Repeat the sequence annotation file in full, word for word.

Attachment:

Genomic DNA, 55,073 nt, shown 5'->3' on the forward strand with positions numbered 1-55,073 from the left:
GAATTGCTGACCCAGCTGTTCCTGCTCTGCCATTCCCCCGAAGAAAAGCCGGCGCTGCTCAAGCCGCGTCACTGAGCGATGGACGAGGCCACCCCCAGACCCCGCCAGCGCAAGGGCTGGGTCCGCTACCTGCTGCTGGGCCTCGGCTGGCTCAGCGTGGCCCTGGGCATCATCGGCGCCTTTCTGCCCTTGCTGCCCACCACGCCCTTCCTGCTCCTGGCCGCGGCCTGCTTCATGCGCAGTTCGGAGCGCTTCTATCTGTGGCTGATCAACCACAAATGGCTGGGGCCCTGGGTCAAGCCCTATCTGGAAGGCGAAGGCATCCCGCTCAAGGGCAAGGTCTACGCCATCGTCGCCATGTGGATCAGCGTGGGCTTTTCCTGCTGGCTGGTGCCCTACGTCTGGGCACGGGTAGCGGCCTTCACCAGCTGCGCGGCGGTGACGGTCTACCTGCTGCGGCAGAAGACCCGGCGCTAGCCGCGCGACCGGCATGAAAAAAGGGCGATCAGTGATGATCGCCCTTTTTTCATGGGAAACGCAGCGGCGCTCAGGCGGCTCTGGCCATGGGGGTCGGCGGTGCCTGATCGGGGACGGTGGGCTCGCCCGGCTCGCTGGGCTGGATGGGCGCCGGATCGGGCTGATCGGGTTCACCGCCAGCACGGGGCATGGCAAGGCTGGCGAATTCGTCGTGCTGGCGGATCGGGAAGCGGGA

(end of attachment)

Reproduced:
Genomic DNA, 55,073 nt, shown 5'->3' on the forward strand with positions numbered 1-55,073 from the left:
GAATTGCTGACCCAGCTGTTCCTGCTCTGCCATTCCCCCGAAGAAAAGCCGGCGCTGCTCAAGCCGCGTCACTGAGCGATGGACGAGGCCACCCCCAGACCCCGCCAGCGCAAGGGCTGGGTCCGCTACCTGCTGCTGGGCCTCGGCTGGCTCAGCGTGGCCCTGGGCATCATCGGCGCCTTTCTGCCCTTGCTGCCCACCACGCCCTTCCTGCTCCTGGCCGCGGCCTGCTTCATGCGCAGTTCGGAGCGCTTCTATCTGTGGCTGATCAACCACAAATGGCTGGGGCCCTGGGTCAAGCCCTATCTGGAAGGCGAAGGCATCCCGCTCAAGGGCAAGGTCTACGCCATCGTCGCCATGTGGATCAGCGTGGGCTTTTCCTGCTGGCTGGTGCCCTACGTCTGGGCACGGGTAGCGGCCTTCACCAGCTGCGCGGCGGTGACGGTCTACCTGCTGCGGCAGAAGACCCGGCGCTAGCCGCGCGACCGGCATGAAAAAAGGGCGATCAGTGATGATCGCCCTTTTTTCATGGGAAACGCAGCGGCGCTCAGGCGGCTCTGGCCATGGGGGTCGGCGGTGCCTGATCGGGGACGGTGGGCTCGCCCGGCTCGCTGGGCTGGATGGGCGCCGGATCGGGCTGATCGGGTTCACCGCCAGCACGGGGCATGGCAAGGCTGGCGAATTCGTCGTGCTGGCGGATCGGGAAGCGGGA